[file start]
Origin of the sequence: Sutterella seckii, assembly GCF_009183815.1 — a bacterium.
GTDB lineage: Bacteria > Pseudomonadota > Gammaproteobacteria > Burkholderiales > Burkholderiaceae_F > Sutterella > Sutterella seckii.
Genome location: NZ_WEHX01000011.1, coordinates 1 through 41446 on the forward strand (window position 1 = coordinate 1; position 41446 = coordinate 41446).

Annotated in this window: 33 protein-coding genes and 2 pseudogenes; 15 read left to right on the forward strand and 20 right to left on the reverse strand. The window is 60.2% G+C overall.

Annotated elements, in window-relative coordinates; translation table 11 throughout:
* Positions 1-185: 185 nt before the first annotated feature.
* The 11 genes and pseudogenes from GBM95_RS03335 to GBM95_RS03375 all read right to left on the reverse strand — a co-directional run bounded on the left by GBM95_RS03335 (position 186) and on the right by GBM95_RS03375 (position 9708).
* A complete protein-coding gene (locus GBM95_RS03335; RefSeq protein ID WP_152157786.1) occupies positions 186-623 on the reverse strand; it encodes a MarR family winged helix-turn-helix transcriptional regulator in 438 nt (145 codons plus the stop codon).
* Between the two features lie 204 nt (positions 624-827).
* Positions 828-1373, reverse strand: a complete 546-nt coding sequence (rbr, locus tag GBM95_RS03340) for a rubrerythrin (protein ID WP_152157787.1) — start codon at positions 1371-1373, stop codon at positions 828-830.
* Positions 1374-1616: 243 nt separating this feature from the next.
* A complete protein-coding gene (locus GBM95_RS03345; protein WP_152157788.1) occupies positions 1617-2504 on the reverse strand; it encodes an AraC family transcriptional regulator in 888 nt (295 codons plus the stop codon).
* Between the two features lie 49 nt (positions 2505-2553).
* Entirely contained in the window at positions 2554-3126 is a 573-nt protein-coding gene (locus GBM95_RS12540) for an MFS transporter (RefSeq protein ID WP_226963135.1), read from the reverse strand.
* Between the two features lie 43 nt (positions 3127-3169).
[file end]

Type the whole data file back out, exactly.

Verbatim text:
Origin of the sequence: Sutterella seckii, assembly GCF_009183815.1 — a bacterium.
GTDB lineage: Bacteria > Pseudomonadota > Gammaproteobacteria > Burkholderiales > Burkholderiaceae_F > Sutterella > Sutterella seckii.
Genome location: NZ_WEHX01000011.1, coordinates 1 through 41446 on the forward strand (window position 1 = coordinate 1; position 41446 = coordinate 41446).

Annotated in this window: 33 protein-coding genes and 2 pseudogenes; 15 read left to right on the forward strand and 20 right to left on the reverse strand. The window is 60.2% G+C overall.

Annotated elements, in window-relative coordinates; translation table 11 throughout:
* Positions 1-185: 185 nt before the first annotated feature.
* The 11 genes and pseudogenes from GBM95_RS03335 to GBM95_RS03375 all read right to left on the reverse strand — a co-directional run bounded on the left by GBM95_RS03335 (position 186) and on the right by GBM95_RS03375 (position 9708).
* A complete protein-coding gene (locus GBM95_RS03335; RefSeq protein ID WP_152157786.1) occupies positions 186-623 on the reverse strand; it encodes a MarR family winged helix-turn-helix transcriptional regulator in 438 nt (145 codons plus the stop codon).
* Between the two features lie 204 nt (positions 624-827).
* Positions 828-1373, reverse strand: a complete 546-nt coding sequence (rbr, locus tag GBM95_RS03340) for a rubrerythrin (protein ID WP_152157787.1) — start codon at positions 1371-1373, stop codon at positions 828-830.
* Positions 1374-1616: 243 nt separating this feature from the next.
* A complete protein-coding gene (locus GBM95_RS03345; protein WP_152157788.1) occupies positions 1617-2504 on the reverse strand; it encodes an AraC family transcriptional regulator in 888 nt (295 codons plus the stop codon).
* Between the two features lie 49 nt (positions 2505-2553).
* Entirely contained in the window at positions 2554-3126 is a 573-nt protein-coding gene (locus GBM95_RS12540) for an MFS transporter (RefSeq protein ID WP_226963135.1), read from the reverse strand.
* Between the two features lie 43 nt (positions 3127-3169).